Professional wrestling wasn’t always the global, streamlined, sanitized mass market presentation present-day WWE and its imitators are. Look up footage of any number of NWA promotions in the 60s, 70s, and 80s (all on the WWE Network for the low low price of $9.99!) and you’ll find regional companies appealing to regional audiences in ways many fans would argue was far more entertaining than the variety show approach of today.
Earlier this week, WWE began teasing some sort of forgotten promotion’s footage, named Southpaw Regional Wrestling. Its contents were a mystery, until Friday when four mini episodes dropped on YouTube.
Southpaw Regional Wrestling is a unique WWE production: made to appear and feel like a reclaimed VHS tape of the dusty, smoky territories of yesteryear, with current WWE Superstars playing off-the-wall characters, many of their own invention. Talkin’ Shop and Talk is Jericho listeners will recognize
Sex Tex Ferguson right away, one of Luke Gallows’ many characters he’s come up with over the years to pop the boys, so to speak. Gallows was recently interviewed by FOX Sports and was asked about Southpaw Regional Wrestling:
Southpaw Regional Wrestling is a concept of this … basically 1980s southern regional wrestling promotion or territory, and it’s a lot of stuff that the guys have been doing for years backstage to entertain each other," Gallows said. "I know my character in particular has been an ongoing thing for the better part of a decade.
It’s a common belief that in wrestling, promos are much more entertaining and engaging when fans can tell the performer is enjoying him/herself, and feeling comfortable with the source material. SRW is a great example of this theory in action, as these are characters the wrestlers have invented and, ostensibly, wrote most if not all of the dialogue. John Cena, Chris Jericho, TJ Perkins, Rusev and others assume roles wildly different from their weekly Raw and Smackdown characters (I never knew how badly I needed The Ascension as a couple of surfer dudes in my life until this week) in a series of backstage interview, vignettes and promos in the buildup to "Lethal Leap Year," Southpaw Regional Wrestling’s biggest show of the year.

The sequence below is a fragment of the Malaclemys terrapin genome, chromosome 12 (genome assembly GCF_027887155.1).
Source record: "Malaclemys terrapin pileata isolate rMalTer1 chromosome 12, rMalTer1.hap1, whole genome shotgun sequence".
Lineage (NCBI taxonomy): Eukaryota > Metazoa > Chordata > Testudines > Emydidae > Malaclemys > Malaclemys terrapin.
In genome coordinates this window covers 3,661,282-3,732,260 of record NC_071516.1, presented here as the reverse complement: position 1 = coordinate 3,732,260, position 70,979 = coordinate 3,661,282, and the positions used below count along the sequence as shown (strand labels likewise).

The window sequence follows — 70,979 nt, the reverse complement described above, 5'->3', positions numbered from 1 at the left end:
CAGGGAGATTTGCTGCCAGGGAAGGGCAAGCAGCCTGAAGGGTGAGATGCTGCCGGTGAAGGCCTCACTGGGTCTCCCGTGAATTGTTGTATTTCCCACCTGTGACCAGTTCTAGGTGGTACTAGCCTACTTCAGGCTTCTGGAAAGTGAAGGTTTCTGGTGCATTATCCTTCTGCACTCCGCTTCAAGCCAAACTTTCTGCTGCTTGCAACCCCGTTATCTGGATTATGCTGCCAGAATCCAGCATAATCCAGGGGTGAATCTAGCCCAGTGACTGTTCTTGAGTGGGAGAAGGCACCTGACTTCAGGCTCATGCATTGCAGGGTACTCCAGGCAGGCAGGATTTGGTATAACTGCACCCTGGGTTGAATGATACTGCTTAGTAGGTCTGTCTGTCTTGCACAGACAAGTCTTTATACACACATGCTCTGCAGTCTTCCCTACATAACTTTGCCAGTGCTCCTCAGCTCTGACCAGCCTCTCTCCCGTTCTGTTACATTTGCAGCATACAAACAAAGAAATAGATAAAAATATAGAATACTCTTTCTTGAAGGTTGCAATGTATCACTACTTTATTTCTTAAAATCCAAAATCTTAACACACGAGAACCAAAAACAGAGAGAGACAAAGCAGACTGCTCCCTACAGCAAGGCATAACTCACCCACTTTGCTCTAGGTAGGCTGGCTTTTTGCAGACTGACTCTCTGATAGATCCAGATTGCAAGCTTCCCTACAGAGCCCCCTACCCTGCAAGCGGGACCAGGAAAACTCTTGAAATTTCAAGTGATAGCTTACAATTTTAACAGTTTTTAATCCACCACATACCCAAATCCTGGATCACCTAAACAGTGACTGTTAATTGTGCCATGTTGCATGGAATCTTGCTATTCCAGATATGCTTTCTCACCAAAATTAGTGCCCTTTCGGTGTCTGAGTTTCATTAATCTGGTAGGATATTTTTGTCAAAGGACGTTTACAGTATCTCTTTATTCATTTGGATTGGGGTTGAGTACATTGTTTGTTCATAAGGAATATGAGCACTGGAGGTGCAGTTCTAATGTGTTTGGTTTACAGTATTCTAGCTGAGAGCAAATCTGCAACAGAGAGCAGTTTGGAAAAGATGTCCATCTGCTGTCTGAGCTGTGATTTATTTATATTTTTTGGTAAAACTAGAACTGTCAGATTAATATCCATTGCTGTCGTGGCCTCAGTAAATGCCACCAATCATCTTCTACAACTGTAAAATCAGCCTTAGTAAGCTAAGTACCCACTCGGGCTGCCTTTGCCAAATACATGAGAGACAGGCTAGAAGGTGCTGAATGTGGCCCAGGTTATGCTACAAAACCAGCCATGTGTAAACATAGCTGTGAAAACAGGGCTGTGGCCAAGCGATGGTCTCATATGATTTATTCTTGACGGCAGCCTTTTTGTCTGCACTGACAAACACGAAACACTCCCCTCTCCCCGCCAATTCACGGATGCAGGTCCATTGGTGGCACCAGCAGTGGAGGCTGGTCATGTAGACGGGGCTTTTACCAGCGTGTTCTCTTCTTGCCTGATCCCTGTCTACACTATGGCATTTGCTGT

It also features a series of bizarre commercials that blur the line between in-show gag and actual advertisement, as a Ric Flair impersonator hawks KFC’s Georgia Gold chicken, which raises two questions: was Jay Lethal the Flair impersonator, and was Southpaw just one elaborate ad for KFC?
The result is a hilarious, outside-the-box experience full of jokes and segments that would feel at home on Tim and Eric’s Awesome Show Great Job or Space Ghost: Coast to Coast. It’s unlike anything WWE has ever put together, and is worth a look for that reason alone. Other reasons to watch include Fandango playing depressed alcoholic commentator Chett Chetterfield, Rusev and Lana as country bumpkins Big Bartholomew and Christian Joy, and John Cena’s Uncle Rico-esque Lance Cattamaran, who dearly misses his six weeks as an anchor on the nightly news in Utica (and his father).
It’s surreal, even for the already-unreal world of wrestling that it originates from. And perhaps it speaks to WWE’s willingness to try new things in the Internet Era–this sort of production wouldn’t have been possible in the 90s or even early aughts, as it certainly doesn’t fit on Raw or Smackdown, nor would it warrant a DVD release of its own. But in a world of YouTube clips and a company-owned Network, WWE is free to try basically anything and everything at little risk to them, especially when it’s as easy to produce as SRW. In fact, in today’s wrestling climate, experiencing WWE in bite-sized pieces like this may just be the best way to go to cut through the vast amounts of noise WWE’s weekly programming is infamous for. And if this approach results in more risks like Southpaw Regional Wrestling, bring it on.